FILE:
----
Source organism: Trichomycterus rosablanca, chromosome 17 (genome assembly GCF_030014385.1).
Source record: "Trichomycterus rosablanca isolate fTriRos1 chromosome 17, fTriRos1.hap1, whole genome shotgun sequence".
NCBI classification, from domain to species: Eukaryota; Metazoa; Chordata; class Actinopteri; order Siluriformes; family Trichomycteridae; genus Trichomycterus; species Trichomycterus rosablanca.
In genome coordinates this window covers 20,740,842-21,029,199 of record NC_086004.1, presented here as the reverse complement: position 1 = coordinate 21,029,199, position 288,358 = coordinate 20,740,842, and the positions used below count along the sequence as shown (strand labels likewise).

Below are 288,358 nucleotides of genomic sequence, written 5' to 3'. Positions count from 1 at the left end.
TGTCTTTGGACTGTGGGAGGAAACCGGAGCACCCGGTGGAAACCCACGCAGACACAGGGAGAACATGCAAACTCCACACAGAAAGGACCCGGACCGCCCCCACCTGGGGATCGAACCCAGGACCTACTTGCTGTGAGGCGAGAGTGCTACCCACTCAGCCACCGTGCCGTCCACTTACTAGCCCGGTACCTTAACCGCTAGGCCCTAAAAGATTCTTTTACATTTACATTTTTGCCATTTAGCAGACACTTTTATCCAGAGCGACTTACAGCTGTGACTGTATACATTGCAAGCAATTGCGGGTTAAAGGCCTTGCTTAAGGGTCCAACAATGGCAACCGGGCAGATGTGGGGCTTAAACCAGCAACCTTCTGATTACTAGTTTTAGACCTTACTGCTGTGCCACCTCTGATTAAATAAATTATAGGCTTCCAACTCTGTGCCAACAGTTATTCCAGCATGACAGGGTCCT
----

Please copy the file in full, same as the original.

Source organism: Trichomycterus rosablanca, chromosome 17 (genome assembly GCF_030014385.1).
Source record: "Trichomycterus rosablanca isolate fTriRos1 chromosome 17, fTriRos1.hap1, whole genome shotgun sequence".
NCBI classification, from domain to species: Eukaryota; Metazoa; Chordata; class Actinopteri; order Siluriformes; family Trichomycteridae; genus Trichomycterus; species Trichomycterus rosablanca.
In genome coordinates this window covers 20,740,842-21,029,199 of record NC_086004.1, presented here as the reverse complement: position 1 = coordinate 21,029,199, position 288,358 = coordinate 20,740,842, and the positions used below count along the sequence as shown (strand labels likewise).

Below are 288,358 nucleotides of genomic sequence, written 5' to 3'. Positions count from 1 at the left end.
TGTCTTTGGACTGTGGGAGGAAACCGGAGCACCCGGTGGAAACCCACGCAGACACAGGGAGAACATGCAAACTCCACACAGAAAGGACCCGGACCGCCCCCACCTGGGGATCGAACCCAGGACCTACTTGCTGTGAGGCGAGAGTGCTACCCACTCAGCCACCGTGCCGTCCACTTACTAGCCCGGTACCTTAACCGCTAGGCCCTAAAAGATTCTTTTACATTTACATTTTTGCCATTTAGCAGACACTTTTATCCAGAGCGACTTACAGCTGTGACTGTATACATTGCAAGCAATTGCGGGTTAAAGGCCTTGCTTAAGGGTCCAACAATGGCAACCGGGCAGATGTGGGGCTTAAACCAGCAACCTTCTGATTACTAGTTTTAGACCTTACTGCTGTGCCACCTCTGATTAAATAAATTATAGGCTTCCAACTCTGTGCCAACAGTTATTCCAGCATGACAGGGTCCT